14. Apr 9, 2016 #13

    PeroK

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    Let me give you one more helping hand. Then I'll be offline anyway:

    ##g## is continuous at ##x_0## if ##lim_{y \rightarrow 0} g(x_0 + y) = g(x_0)##

    Having ##y \rightarrow 0## is just another way to have ##x \rightarrow x_0##

    It might be worth looking at these two variations of the limit we have now:

    ##lim_{x \rightarrow x_0} g(x) = lim_{y \rightarrow 0} g(x_0 + y)##

    And really understand why they are equivalent.
     
  15. Apr 9, 2016 #14
    What about f?
     
    Last edited: Apr 9, 2016
  16. Apr 9, 2016 #15
    It's 0. But how to prove it?
     
  17. Apr 9, 2016 #16

    PeroK

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    Can you see how to use equation (iii)?

    Let's worry about proving ##g## is continuous first, then we can have a think about ##f##.
     
  18. Apr 9, 2016 #17
    iii)f2(x)+g2(x)=1

    ##lim_{x \rightarrow 0} g(x) =1## ⇒ ##lim_{x \rightarrow 0} g^2(x) =1##

    when x--->0 g2(x) approaches 1 so f2(x) has to approach 0 for the equation (iii) to hold. Right?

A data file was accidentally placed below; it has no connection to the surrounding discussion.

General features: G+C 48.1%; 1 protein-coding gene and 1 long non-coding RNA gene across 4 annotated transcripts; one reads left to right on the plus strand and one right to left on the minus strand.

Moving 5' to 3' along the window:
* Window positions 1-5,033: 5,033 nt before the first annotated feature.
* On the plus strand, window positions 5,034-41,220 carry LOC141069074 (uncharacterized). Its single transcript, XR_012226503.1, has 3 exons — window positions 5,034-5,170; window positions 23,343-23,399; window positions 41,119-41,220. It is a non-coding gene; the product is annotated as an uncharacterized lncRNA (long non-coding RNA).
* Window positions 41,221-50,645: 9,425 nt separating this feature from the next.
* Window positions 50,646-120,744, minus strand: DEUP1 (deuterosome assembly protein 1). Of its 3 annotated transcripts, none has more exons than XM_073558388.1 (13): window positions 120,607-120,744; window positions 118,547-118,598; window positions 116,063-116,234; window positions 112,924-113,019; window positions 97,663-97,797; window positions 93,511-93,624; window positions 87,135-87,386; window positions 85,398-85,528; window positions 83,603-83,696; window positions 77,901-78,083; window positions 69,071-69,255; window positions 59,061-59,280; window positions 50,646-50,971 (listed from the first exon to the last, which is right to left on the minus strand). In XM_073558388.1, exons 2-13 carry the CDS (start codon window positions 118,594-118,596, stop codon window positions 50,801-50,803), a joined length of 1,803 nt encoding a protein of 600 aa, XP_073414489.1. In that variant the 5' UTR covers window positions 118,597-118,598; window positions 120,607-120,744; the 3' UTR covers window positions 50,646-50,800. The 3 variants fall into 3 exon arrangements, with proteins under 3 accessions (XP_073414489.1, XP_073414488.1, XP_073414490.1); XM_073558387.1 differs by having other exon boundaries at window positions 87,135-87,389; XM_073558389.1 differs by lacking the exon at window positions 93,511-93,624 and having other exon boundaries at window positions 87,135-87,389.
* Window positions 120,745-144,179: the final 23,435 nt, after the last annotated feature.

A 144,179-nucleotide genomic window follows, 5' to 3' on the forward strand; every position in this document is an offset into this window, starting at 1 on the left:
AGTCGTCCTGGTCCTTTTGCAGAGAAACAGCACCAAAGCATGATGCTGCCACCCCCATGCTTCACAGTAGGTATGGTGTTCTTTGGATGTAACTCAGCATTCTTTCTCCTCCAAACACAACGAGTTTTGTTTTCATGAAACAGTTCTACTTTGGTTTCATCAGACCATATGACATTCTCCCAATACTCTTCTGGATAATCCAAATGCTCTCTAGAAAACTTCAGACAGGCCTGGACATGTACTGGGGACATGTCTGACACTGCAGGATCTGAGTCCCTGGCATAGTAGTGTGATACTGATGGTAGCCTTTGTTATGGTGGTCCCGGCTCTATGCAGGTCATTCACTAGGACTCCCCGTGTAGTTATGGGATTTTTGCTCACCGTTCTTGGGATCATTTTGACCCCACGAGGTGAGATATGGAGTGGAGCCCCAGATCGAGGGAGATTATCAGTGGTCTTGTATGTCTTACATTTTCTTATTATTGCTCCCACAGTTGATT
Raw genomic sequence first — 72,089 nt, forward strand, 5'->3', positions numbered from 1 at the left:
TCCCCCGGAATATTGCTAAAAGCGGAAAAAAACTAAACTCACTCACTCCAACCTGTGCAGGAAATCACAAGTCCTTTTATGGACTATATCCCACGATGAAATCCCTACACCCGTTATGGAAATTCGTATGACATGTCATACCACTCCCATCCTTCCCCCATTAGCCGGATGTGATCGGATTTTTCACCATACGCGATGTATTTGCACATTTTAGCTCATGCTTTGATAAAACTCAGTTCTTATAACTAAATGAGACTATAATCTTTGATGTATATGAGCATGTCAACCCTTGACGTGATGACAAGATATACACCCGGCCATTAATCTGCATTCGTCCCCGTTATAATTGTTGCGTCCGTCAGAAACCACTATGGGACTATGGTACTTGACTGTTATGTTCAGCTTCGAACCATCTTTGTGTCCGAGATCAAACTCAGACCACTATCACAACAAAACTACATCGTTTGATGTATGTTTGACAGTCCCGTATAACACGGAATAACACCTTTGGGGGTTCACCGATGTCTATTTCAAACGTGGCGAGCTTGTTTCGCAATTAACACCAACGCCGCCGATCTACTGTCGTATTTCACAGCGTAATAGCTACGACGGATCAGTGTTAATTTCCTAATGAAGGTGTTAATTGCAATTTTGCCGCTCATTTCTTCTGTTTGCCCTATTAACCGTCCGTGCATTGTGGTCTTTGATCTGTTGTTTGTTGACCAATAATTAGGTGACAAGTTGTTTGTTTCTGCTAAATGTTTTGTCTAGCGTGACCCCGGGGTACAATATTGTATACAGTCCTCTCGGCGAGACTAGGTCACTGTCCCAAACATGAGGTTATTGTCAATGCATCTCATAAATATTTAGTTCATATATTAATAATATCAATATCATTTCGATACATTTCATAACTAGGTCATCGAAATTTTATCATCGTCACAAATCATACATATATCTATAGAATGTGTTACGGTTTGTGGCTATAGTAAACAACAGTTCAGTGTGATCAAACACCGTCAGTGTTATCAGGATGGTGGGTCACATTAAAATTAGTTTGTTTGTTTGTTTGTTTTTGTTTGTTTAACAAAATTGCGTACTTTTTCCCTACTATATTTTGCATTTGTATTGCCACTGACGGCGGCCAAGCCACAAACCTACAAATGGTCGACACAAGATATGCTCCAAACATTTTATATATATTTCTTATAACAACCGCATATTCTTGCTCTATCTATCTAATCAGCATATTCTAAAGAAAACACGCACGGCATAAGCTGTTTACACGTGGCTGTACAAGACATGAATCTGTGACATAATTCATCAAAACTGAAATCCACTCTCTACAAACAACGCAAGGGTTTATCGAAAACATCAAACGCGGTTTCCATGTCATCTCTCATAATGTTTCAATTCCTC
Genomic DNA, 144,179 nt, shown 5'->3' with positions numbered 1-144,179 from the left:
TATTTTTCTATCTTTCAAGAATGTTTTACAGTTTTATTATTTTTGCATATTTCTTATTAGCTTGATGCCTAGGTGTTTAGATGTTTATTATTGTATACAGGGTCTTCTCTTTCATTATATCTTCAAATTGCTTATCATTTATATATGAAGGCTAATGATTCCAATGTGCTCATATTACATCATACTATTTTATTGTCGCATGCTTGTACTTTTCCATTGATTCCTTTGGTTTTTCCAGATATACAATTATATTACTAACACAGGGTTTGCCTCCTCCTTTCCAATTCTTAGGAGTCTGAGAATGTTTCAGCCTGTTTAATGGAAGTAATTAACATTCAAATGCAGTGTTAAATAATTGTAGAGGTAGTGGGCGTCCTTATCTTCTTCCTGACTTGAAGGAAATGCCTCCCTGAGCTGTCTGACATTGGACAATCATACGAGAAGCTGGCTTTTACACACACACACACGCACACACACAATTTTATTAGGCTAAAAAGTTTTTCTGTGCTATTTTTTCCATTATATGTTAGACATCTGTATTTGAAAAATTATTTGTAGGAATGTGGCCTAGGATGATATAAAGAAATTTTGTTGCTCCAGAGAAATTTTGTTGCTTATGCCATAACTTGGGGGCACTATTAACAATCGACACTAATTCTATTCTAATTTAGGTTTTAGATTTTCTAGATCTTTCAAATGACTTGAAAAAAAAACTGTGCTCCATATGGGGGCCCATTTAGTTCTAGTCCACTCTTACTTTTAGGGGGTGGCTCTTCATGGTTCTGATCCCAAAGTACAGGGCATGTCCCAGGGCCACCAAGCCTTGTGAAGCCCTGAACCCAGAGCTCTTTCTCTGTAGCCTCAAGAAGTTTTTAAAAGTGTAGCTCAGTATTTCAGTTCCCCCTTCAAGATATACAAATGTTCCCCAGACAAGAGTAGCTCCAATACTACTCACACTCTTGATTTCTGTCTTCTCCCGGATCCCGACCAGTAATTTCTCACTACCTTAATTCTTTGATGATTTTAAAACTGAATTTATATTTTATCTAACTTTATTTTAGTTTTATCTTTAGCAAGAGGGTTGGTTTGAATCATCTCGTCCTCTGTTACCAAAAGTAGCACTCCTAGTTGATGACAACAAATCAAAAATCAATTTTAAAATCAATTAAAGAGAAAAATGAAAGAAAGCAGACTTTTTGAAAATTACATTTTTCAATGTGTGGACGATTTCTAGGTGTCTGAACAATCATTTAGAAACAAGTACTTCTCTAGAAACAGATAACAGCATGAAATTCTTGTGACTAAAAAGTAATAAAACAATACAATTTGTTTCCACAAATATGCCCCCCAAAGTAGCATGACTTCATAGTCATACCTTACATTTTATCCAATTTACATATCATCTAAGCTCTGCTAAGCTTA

##lim_{x \rightarrow x_0} g(x) = lim_{h \rightarrow 0} g(x_0 - h)= lim_{h \rightarrow 0} [g(x_0)g(h)+f(x_0)f(h)]=...=g(x_0)*1+lim_{h \rightarrow 0} [f(x_0)f(h)]=g(x_0)*1+0##

    ∴ ##lim_{x \rightarrow x_0} g(x) =g(x_0)## ∀x0∈ℝ so g is always continuous
     
    Last edited: Apr 9, 2016
  19. Apr 9, 2016 #18

    PeroK

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    Yes on both counts!

    Now, you might want to wheel out the epsilons and deltas to show that:

    ##\lim_{x \rightarrow 0} f(x)^2 = 0 \ \Rightarrow \lim_{x \rightarrow 0} f(x) = 0##

    Or, you might want to just state that as "obvious" and move quickly on.

    Now, to show the continuity of ##f## follows from the continuity of ##g##.

    Hint: you said that you thought ##g(x) = cos(x)## and ##f(x) = sin(x)## but in fact ##g(x) = 1## and ##f(x) = 0## for all ##x## is also a solution.

    If ##f(x) = 0## for all ##x##, then it's continuous. Otherwise, ...
     
  20. Apr 9, 2016 #19
    if f(x)=0, then f is constant function and therefore always continuous

    if f(x)≠0 always, hmm...
     
  21. Apr 9, 2016 #20

    PeroK

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    Let me explain how I thought about it.

    First, I thought, what about equation (iii). If ##g## is continuous, then ##f^2## must be continuous. But, does ##f^2## being continuous imply ##f## is continuous? No, because ##f## could jump from positive to negative. So, perhaps I have to use equation (ii). If I picked a fixed value for ##y## then I could express ##f(x)## in terms of some combination of ##g## divided by ##f(y)## and that would do it. But, then, to do that I need ##f(y) \ne 0##. That's when I noticed that there was the constant value solution. So, ...

    If ##f## is not the zero function then ##\exists y## such that ##f(y) \ne 0## ...